2. It will be interesting to see whether cultural background affects the responses to this post. My parents immigrated from China to the US, and I'm expected to support them in their old age. This affected the career I was allowed to have (doctor or engineer) because I was expected to have a job that was financially stable and secure. Plus, since I'm an only child, there's no one else to help support them, so I live close to them. I guess I've never really known any other options because I grew up with these expectations ingrained in me. I didn't even know that parents let their kids choose their own college majors until I was in my 20's!

    1. What would your parents have done if you were born disabled, or lacked the aptitude for a high paying career? Thrown you out? Do they also get to say who you marry, and how many kids you can have? If it works for you, that's great, but what if it doesn't? Not everyone can be a doctor or an engineer, or marry one; I guess it's a good thing not everyone has Chinese parents.

  3. Really quite an interesting post. As someone who is paying his own way through college, I firmly believe that you should not pay for your child's education.

    I respect my education much more, since I am paying for it. While I do have fun, I believe I spend more time on my studies than those that are having their education paid for.

  4. Interesting post… My parents never paid for anything for me really and I have been pretty self sufficient since 16…. Due to this if I ever have kids I want to be able to provide them with their first car and their college education etc etc.

    I don't want to spoil kids but I want to provide for them…as for them passing this behavior onto their children I really hope they do….

  5. I think that parents should only owe a child what they think the child should have. If a parent doesn't agree with giving a child a new car because they want to show their kid the value of working hard to buy their own car, then obligation wouldn't really fit. It's nice to get things, but by giving kids too much it might turn them into a spoiled brat. I guess the long and the short of it is, it depends, but when I have kids in the future I'll be cautious to give them too much.

  6. What an interesting question.

    As the mother of a grown man, I don't feel he owes me anything. Having brought him into this world, his father and I owed him decent housing, food, clothing, loving care, and the best education we could afford. He got those things (and more). He's now his own man and he gets to make his own way in the world, without feeling any obligation to us just because we did what any normal parent should do.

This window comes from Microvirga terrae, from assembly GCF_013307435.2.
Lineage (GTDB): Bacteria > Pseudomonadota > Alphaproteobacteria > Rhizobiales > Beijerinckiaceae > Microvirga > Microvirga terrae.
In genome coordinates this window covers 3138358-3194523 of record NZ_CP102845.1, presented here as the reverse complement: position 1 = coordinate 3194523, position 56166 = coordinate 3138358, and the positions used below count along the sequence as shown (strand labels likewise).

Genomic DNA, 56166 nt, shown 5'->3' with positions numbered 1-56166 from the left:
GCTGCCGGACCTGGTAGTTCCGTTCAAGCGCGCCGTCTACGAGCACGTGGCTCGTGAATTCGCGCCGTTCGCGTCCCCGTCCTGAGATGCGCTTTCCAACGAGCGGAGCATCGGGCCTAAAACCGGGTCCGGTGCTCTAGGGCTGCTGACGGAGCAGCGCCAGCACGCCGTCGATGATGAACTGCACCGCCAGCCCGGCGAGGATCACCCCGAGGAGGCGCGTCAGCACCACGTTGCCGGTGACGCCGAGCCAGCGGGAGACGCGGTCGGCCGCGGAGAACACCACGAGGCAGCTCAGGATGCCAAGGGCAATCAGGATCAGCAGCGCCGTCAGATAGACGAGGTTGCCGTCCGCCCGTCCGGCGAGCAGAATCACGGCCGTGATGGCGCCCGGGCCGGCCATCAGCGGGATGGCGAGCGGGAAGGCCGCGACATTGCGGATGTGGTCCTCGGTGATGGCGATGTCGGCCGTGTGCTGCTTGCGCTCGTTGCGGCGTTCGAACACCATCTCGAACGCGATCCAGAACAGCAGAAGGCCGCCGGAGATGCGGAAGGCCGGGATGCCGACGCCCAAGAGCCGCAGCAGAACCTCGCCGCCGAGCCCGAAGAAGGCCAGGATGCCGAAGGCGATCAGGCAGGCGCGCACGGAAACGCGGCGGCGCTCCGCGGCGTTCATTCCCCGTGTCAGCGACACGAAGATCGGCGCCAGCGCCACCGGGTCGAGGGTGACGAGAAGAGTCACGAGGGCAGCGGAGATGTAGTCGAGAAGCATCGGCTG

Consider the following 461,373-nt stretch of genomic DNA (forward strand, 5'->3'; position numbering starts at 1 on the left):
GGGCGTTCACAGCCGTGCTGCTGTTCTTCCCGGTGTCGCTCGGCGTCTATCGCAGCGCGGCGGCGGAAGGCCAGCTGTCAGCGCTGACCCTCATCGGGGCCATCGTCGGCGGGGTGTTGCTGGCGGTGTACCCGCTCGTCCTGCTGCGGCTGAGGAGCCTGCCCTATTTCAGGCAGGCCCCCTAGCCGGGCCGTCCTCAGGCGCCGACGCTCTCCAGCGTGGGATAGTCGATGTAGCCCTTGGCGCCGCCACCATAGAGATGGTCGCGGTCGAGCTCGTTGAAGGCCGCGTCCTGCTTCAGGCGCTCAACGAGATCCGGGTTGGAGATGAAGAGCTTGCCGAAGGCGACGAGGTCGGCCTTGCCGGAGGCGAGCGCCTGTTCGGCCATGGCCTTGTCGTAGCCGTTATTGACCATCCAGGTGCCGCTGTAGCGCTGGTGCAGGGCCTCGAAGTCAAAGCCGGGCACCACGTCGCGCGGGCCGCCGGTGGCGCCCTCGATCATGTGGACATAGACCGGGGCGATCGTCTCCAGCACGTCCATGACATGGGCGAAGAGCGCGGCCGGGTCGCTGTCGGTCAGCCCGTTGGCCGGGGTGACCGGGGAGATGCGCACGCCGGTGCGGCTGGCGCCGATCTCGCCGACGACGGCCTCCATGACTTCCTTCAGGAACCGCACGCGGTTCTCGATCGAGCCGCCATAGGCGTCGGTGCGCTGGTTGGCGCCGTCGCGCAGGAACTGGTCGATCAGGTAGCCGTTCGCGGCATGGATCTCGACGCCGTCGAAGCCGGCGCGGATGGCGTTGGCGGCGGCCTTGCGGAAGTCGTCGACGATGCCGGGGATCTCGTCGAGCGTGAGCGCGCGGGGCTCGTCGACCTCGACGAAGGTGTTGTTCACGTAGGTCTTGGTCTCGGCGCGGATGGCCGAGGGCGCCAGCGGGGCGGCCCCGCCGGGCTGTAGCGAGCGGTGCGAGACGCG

My parents' parents did not live into old age; my mother was killed by the nicotine pushers before she could collect Medicare, and my widowed father prematurely checked himself into a lifecare community, thereby freeing me of all responsibility for taking care of him in his old age. So, in my family there's really no tradition of the younger generation caring for the seniors. With no role models for caring, I would be very surprised if my son ever felt any obligation for either his father or me in our old age.

    I'm awed by people who have the strength and moral courage to take on the long-term care of aging, sick parents. One of my friends indeed did truncate a promising career as an investigative journalist when his father developed an acute case of Parkinson's Disease. Instead of moving upward in the AP to New York, as he was slated to do at the time, he took a job for a metropolitan paper in Phoenix, Arizona. He and his wife bought a house and built a separate guest house on the property, into which they moved his mother and father. The parents lived in the backyard for 11 years, while the father wasted away and then finally died. It was all in all a difficult experience that undoubtedly contributed to the dissolution of my friend's marriage and to the mental problems of a now middle-aged daughter.

    They did the right thing, IMHO, but in a culture where that's the exception rather than the rule, it's very hard.

  7. Interesting topic! What are your thoughts on life insurance? Do you owe that to your family? I know a lot of people include college expenses for their children in their policies. Most calculators I've seen also includes it, for example: http://www.wholesaleinsurance.net/life-insuranc…. Should the be a default policy expense? Should you be obligated to pay after you've passed on?